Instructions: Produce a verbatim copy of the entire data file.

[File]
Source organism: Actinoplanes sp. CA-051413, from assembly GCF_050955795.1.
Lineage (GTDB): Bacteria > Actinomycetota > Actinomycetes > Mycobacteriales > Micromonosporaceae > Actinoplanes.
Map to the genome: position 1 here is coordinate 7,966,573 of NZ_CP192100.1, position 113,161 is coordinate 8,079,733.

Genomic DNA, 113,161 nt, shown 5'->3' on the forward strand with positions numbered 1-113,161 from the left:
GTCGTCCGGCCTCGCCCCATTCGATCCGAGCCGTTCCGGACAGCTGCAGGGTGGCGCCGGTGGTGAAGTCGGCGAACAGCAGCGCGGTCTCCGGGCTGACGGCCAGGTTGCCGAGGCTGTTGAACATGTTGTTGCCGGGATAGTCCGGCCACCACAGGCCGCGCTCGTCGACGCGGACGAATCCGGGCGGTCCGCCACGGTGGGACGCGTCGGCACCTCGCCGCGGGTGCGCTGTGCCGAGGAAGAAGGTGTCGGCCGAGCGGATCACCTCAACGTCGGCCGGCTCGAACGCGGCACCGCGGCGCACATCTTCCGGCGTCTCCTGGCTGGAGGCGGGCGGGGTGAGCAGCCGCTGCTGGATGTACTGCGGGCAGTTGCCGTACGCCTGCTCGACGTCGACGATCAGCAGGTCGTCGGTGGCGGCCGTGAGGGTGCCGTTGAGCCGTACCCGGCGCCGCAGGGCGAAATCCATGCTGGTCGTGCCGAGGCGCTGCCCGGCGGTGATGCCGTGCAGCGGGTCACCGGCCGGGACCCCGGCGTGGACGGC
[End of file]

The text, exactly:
Source organism: Actinoplanes sp. CA-051413, from assembly GCF_050955795.1.
Lineage (GTDB): Bacteria > Actinomycetota > Actinomycetes > Mycobacteriales > Micromonosporaceae > Actinoplanes.
Map to the genome: position 1 here is coordinate 7,966,573 of NZ_CP192100.1, position 113,161 is coordinate 8,079,733.

Genomic DNA, 113,161 nt, shown 5'->3' on the forward strand with positions numbered 1-113,161 from the left:
GTCGTCCGGCCTCGCCCCATTCGATCCGAGCCGTTCCGGACAGCTGCAGGGTGGCGCCGGTGGTGAAGTCGGCGAACAGCAGCGCGGTCTCCGGGCTGACGGCCAGGTTGCCGAGGCTGTTGAACATGTTGTTGCCGGGATAGTCCGGCCACCACAGGCCGCGCTCGTCGACGCGGACGAATCCGGGCGGTCCGCCACGGTGGGACGCGTCGGCACCTCGCCGCGGGTGCGCTGTGCCGAGGAAGAAGGTGTCGGCCGAGCGGATCACCTCAACGTCGGCCGGCTCGAACGCGGCACCGCGGCGCACATCTTCCGGCGTCTCCTGGCTGGAGGCGGGCGGGGTGAGCAGCCGCTGCTGGATGTACTGCGGGCAGTTGCCGTACGCCTGCTCGACGTCGACGATCAGCAGGTCGTCGGTGGCGGCCGTGAGGGTGCCGTTGAGCCGTACCCGGCGCCGCAGGGCGAAATCCATGCTGGTCGTGCCGAGGCGCTGCCCGGCGGTGATGCCGTGCAGCGGGTCACCGGCCGGGACCCCGGCGTGGACGGC